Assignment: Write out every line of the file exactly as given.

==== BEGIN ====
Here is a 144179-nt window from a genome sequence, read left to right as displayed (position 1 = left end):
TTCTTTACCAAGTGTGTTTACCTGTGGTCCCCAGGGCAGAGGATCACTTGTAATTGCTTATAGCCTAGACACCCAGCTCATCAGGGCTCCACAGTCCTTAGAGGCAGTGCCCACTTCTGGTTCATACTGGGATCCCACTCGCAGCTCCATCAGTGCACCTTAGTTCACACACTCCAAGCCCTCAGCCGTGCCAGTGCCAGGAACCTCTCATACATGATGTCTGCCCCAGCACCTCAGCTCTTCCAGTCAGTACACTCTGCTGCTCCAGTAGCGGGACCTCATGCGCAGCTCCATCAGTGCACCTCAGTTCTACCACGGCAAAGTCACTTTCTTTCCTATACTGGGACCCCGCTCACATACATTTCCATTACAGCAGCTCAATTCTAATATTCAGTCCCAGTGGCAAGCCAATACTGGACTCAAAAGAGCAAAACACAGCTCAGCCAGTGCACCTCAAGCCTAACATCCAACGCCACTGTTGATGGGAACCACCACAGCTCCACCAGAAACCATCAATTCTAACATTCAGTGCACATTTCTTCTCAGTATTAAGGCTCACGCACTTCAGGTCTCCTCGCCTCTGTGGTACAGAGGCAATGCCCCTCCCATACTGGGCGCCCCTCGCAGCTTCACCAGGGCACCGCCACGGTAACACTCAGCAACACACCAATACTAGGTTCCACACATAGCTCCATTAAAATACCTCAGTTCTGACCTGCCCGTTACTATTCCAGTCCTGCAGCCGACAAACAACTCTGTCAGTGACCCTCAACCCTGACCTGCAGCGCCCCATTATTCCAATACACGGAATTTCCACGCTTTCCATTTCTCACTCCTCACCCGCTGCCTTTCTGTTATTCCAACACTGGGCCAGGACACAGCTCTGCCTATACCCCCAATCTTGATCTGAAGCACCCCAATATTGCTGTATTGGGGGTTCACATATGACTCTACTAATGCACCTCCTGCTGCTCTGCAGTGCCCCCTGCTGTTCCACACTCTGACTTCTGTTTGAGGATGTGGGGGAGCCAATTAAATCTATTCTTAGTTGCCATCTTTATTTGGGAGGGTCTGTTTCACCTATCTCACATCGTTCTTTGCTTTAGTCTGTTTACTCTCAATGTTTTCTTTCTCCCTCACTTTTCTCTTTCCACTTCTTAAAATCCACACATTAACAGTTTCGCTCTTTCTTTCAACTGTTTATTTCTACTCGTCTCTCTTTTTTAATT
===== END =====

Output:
Here is a 144179-nt window from a genome sequence, read left to right as displayed (position 1 = left end):
TTCTTTACCAAGTGTGTTTACCTGTGGTCCCCAGGGCAGAGGATCACTTGTAATTGCTTATAGCCTAGACACCCAGCTCATCAGGGCTCCACAGTCCTTAGAGGCAGTGCCCACTTCTGGTTCATACTGGGATCCCACTCGCAGCTCCATCAGTGCACCTTAGTTCACACACTCCAAGCCCTCAGCCGTGCCAGTGCCAGGAACCTCTCATACATGATGTCTGCCCCAGCACCTCAGCTCTTCCAGTCAGTACACTCTGCTGCTCCAGTAGCGGGACCTCATGCGCAGCTCCATCAGTGCACCTCAGTTCTACCACGGCAAAGTCACTTTCTTTCCTATACTGGGACCCCGCTCACATACATTTCCATTACAGCAGCTCAATTCTAATATTCAGTCCCAGTGGCAAGCCAATACTGGACTCAAAAGAGCAAAACACAGCTCAGCCAGTGCACCTCAAGCCTAACATCCAACGCCACTGTTGATGGGAACCACCACAGCTCCACCAGAAACCATCAATTCTAACATTCAGTGCACATTTCTTCTCAGTATTAAGGCTCACGCACTTCAGGTCTCCTCGCCTCTGTGGTACAGAGGCAATGCCCCTCCCATACTGGGCGCCCCTCGCAGCTTCACCAGGGCACCGCCACGGTAACACTCAGCAACACACCAATACTAGGTTCCACACATAGCTCCATTAAAATACCTCAGTTCTGACCTGCCCGTTACTATTCCAGTCCTGCAGCCGACAAACAACTCTGTCAGTGACCCTCAACCCTGACCTGCAGCGCCCCATTATTCCAATACACGGAATTTCCACGCTTTCCATTTCTCACTCCTCACCCGCTGCCTTTCTGTTATTCCAACACTGGGCCAGGACACAGCTCTGCCTATACCCCCAATCTTGATCTGAAGCACCCCAATATTGCTGTATTGGGGGTTCACATATGACTCTACTAATGCACCTCCTGCTGCTCTGCAGTGCCCCCTGCTGTTCCACACTCTGACTTCTGTTTGAGGATGTGGGGGAGCCAATTAAATCTATTCTTAGTTGCCATCTTTATTTGGGAGGGTCTGTTTCACCTATCTCACATCGTTCTTTGCTTTAGTCTGTTTACTCTCAATGTTTTCTTTCTCCCTCACTTTTCTCTTTCCACTTCTTAAAATCCACACATTAACAGTTTCGCTCTTTCTTTCAACTGTTTATTTCTACTCGTCTCTCTTTTTTAATT